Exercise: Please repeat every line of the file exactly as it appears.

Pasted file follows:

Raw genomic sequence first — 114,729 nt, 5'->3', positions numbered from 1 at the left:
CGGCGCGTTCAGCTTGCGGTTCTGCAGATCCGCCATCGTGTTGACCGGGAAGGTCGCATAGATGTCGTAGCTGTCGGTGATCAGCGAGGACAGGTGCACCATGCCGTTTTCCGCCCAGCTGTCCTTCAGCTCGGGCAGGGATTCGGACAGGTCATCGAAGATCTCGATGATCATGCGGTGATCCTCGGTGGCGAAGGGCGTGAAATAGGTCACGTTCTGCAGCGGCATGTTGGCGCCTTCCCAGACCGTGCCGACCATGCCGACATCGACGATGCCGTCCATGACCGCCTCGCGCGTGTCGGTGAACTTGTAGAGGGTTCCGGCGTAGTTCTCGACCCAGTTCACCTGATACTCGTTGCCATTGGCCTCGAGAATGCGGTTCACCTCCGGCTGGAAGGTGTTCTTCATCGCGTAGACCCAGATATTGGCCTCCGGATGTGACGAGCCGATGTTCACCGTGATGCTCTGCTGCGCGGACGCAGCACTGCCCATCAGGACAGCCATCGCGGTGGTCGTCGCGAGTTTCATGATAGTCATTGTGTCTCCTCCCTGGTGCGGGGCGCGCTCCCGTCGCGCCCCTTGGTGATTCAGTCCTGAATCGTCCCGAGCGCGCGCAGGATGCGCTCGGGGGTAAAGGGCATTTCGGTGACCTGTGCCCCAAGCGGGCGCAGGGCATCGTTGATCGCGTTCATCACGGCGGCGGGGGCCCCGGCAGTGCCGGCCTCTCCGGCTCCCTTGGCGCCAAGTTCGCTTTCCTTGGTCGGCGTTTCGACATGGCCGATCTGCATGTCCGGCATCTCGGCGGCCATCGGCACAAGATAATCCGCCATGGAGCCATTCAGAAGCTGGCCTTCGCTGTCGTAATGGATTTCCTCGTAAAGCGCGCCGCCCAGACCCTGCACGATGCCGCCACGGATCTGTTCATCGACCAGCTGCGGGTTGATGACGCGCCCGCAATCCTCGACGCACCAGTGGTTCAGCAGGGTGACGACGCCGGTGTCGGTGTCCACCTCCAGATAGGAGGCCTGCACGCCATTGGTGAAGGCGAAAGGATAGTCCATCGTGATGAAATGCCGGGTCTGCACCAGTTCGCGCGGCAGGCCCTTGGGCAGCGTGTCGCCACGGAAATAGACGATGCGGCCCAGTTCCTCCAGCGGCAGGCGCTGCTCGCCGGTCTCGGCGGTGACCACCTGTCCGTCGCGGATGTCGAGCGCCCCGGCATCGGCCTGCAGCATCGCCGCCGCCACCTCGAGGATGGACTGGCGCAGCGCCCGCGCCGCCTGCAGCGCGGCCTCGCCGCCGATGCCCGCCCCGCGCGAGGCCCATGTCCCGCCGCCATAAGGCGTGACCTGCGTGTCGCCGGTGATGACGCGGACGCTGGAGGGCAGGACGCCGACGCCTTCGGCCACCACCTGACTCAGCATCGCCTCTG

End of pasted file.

Raw genomic sequence first — 114,729 nt, 5'->3', positions numbered from 1 at the left:
CGGCGCGTTCAGCTTGCGGTTCTGCAGATCCGCCATCGTGTTGACCGGGAAGGTCGCATAGATGTCGTAGCTGTCGGTGATCAGCGAGGACAGGTGCACCATGCCGTTTTCCGCCCAGCTGTCCTTCAGCTCGGGCAGGGATTCGGACAGGTCATCGAAGATCTCGATGATCATGCGGTGATCCTCGGTGGCGAAGGGCGTGAAATAGGTCACGTTCTGCAGCGGCATGTTGGCGCCTTCCCAGACCGTGCCGACCATGCCGACATCGACGATGCCGTCCATGACCGCCTCGCGCGTGTCGGTGAACTTGTAGAGGGTTCCGGCGTAGTTCTCGACCCAGTTCACCTGATACTCGTTGCCATTGGCCTCGAGAATGCGGTTCACCTCCGGCTGGAAGGTGTTCTTCATCGCGTAGACCCAGATATTGGCCTCCGGATGTGACGAGCCGATGTTCACCGTGATGCTCTGCTGCGCGGACGCAGCACTGCCCATCAGGACAGCCATCGCGGTGGTCGTCGCGAGTTTCATGATAGTCATTGTGTCTCCTCCCTGGTGCGGGGCGCGCTCCCGTCGCGCCCCTTGGTGATTCAGTCCTGAATCGTCCCGAGCGCGCGCAGGATGCGCTCGGGGGTAAAGGGCATTTCGGTGACCTGTGCCCCAAGCGGGCGCAGGGCATCGTTGATCGCGTTCATCACGGCGGCGGGGGCCCCGGCAGTGCCGGCCTCTCCGGCTCCCTTGGCGCCAAGTTCGCTTTCCTTGGTCGGCGTTTCGACATGGCCGATCTGCATGTCCGGCATCTCGGCGGCCATCGGCACAAGATAATCCGCCATGGAGCCATTCAGAAGCTGGCCTTCGCTGTCGTAATGGATTTCCTCGTAAAGCGCGCCGCCCAGACCCTGCACGATGCCGCCACGGATCTGTTCATCGACCAGCTGCGGGTTGATGACGCGCCCGCAATCCTCGACGCACCAGTGGTTCAGCAGGGTGACGACGCCGGTGTCGGTGTCCACCTCCAGATAGGAGGCCTGCACGCCATTGGTGAAGGCGAAAGGATAGTCCATCGTGATGAAATGCCGGGTCTGCACCAGTTCGCGCGGCAGGCCCTTGGGCAGCGTGTCGCCACGGAAATAGACGATGCGGCCCAGTTCCTCCAGCGGCAGGCGCTGCTCGCCGGTCTCGGCGGTGACCACCTGTCCGTCGCGGATGTCGAGCGCCCCGGCATCGGCCTGCAGCATCGCCGCCGCCACCTCGAGGATGGACTGGCGCAGCGCCCGCGCCGCCTGCAGCGCGGCCTCGCCGCCGATGCCCGCCCCGCGCGAGGCCCATGTCCCGCCGCCATAAGGCGTGACCTGCGTGTCGCCGGTGATGACGCGGACGCTGGAGGGCAGGACGCCGACGCCTTCGGCCACCACCTGACTCAGCATCGCCTCTG